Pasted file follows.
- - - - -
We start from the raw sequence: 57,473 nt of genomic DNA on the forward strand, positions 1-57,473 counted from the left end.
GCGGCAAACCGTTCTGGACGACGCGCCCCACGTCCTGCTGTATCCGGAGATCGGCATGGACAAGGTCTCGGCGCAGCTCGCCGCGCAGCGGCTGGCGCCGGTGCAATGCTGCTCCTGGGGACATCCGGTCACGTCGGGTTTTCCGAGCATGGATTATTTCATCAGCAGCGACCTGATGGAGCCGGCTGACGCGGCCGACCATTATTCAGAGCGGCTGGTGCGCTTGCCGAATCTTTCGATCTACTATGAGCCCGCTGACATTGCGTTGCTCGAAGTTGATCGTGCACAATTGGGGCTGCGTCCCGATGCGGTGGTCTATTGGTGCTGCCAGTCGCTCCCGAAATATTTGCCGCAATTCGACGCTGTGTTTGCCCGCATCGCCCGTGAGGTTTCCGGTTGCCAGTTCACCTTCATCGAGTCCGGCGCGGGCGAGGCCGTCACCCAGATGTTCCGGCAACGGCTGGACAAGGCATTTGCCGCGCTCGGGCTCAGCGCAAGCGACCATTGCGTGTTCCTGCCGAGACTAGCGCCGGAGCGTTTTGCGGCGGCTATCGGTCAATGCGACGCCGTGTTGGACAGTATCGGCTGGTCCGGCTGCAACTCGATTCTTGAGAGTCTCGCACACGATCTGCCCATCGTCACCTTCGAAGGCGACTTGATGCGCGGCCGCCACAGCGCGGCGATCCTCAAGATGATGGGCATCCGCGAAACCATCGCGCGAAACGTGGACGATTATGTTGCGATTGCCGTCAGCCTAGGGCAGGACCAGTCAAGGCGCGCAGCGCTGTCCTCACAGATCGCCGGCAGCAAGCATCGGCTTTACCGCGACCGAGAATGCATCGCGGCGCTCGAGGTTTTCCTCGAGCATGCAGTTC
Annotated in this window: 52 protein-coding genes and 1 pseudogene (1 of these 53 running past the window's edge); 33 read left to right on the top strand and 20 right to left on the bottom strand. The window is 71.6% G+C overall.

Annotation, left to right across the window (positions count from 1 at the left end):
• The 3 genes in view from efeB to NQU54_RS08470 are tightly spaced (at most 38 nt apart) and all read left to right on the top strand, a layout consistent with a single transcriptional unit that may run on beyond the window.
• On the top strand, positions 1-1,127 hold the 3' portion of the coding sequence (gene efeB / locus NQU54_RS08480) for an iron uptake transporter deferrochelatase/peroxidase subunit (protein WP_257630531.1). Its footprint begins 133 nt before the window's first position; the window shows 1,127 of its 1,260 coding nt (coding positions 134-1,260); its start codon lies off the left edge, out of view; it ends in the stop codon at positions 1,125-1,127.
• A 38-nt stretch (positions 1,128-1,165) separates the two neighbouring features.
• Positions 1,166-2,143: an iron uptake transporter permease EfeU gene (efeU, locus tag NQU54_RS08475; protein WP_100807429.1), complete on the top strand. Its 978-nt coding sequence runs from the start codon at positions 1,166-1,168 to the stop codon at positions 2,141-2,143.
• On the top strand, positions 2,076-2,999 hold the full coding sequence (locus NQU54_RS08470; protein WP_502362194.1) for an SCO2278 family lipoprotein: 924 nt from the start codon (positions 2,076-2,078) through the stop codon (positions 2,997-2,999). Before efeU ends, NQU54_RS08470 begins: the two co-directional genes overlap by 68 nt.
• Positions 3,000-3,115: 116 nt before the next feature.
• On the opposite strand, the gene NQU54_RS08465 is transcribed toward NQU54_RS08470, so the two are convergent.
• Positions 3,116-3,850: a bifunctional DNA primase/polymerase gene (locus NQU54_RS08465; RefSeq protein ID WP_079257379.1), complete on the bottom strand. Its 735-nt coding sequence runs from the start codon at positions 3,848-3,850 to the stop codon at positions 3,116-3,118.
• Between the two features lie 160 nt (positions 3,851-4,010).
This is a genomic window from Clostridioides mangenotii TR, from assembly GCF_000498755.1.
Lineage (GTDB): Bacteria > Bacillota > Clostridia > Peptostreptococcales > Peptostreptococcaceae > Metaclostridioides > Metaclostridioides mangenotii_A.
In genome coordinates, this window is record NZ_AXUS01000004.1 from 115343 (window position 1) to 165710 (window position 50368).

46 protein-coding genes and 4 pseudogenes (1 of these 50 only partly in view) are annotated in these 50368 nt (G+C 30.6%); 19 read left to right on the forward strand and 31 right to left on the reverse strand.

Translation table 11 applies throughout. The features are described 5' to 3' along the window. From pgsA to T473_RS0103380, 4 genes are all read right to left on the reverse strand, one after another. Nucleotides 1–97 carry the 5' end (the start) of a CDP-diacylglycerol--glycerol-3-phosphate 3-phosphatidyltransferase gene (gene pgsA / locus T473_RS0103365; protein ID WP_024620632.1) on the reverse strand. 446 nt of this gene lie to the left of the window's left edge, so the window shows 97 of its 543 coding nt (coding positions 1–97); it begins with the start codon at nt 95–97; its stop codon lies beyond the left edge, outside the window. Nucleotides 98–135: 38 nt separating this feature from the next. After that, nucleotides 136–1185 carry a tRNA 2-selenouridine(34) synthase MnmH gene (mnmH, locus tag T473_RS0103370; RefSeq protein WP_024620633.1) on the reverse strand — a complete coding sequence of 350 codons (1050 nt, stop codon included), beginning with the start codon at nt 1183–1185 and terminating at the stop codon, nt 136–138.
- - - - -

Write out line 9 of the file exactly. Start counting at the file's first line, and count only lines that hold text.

• On the top strand, positions 2,076-2,999 hold the full coding sequence (locus NQU54_RS08470; protein WP_502362194.1) for an SCO2278 family lipoprotein: 924 nt from the start codon (positions 2,076-2,078) through the stop codon (positions 2,997-2,999). Before efeU ends, NQU54_RS08470 begins: the two co-directional genes overlap by 68 nt.